New York’s Senate delegation, including the Democratic majority leader, joined much of the state’s Congressional delegation in calling for Gov. Andrew Cuomo to resign.
Sens. Chuck Schumer and Kirsten Gillibrand put out a joint statement on Friday calling for Cuomo’s resignation.
“Confronting and overcoming the COVID crisis requires sure and steady leadership,” they said. “We commend the brave actions of the individuals who have come forward with serious allegations of abuse and misconduct. Due to the multiple, credible sexual harassment and misconduct allegations, it is clear that Gov. Cuomo has lost the confidence of his governing partners and the people of New York.
“Gov. Cuomo should resign.”
Both had earlier said an independent investigation into the allegations against Cuomo was essential.
Earlier Friday, several Democratic Congress members from the state — including Reps. Alexandria Ocasio-Cortez and Jamaal Bowman — also called on Cuomo to resign.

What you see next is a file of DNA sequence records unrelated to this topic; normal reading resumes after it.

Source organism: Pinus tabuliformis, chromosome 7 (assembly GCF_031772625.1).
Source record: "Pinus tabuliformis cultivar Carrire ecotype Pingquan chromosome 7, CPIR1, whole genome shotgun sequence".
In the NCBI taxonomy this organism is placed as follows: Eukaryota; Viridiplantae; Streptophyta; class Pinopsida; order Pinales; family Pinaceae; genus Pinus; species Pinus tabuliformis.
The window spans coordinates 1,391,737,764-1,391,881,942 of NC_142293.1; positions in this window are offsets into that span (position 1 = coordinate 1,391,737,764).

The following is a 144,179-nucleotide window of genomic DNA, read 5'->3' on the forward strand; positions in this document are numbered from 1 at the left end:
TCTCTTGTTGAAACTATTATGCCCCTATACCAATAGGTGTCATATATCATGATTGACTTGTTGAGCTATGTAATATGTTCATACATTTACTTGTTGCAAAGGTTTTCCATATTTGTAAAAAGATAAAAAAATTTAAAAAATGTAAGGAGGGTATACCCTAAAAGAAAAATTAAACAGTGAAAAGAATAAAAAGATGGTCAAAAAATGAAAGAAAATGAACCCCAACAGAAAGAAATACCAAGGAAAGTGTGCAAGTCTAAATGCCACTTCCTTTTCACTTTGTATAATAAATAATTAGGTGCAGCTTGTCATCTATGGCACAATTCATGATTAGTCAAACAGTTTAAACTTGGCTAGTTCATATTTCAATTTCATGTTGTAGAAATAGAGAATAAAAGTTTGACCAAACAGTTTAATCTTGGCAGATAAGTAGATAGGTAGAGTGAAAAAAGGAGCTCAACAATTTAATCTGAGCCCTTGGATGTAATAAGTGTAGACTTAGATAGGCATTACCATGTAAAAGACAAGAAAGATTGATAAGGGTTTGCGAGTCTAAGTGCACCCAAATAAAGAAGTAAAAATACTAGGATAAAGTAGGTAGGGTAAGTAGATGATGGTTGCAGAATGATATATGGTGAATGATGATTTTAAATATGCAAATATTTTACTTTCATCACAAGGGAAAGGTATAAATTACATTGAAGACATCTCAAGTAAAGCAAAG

Meanwhile, Rep. Hakeem Jeffries — the chair of the House Democratic Caucus and the fifth-ranking Democrat in the House — released a statement supportive of the investigation by the attorney general, as well as the state assembly’s impeachment investiagtion, but stopped short of demanding the governor’s resignation.
“The allegations made against Governor Andrew Cuomo are very serious and deeply disturbing,” he said. “Under these extraordinary circumstances, the governor must seriously consider whether he can continue to effectively lead the state,” he said. “No one is above the law.”
Cuomo faces multiple allegations of sexual harassment and inappropriate conduct toward women, as well as a scandal regarding nursing home deaths during the pandemic.
A defiant Cuomo insisted on Friday that he would not step down in the wake of sexual harassment allegations and condemned the sprawling coalition of Democrats calling for his resignation as “reckless and dangerous.”
The third-term Democratic governor, a leading critic of former President Donald Trump’s pandemic response, evoked the Republican in defending himself against “cancel culture.”
“I’m not going to resign,” Cuomo said during an afternoon phone call with reporters. “I did not do what has been alleged. Period.”
He added: “People know the difference between playing politics, bowing to cancel culture and the truth.”
The Associated Press contributed to this report.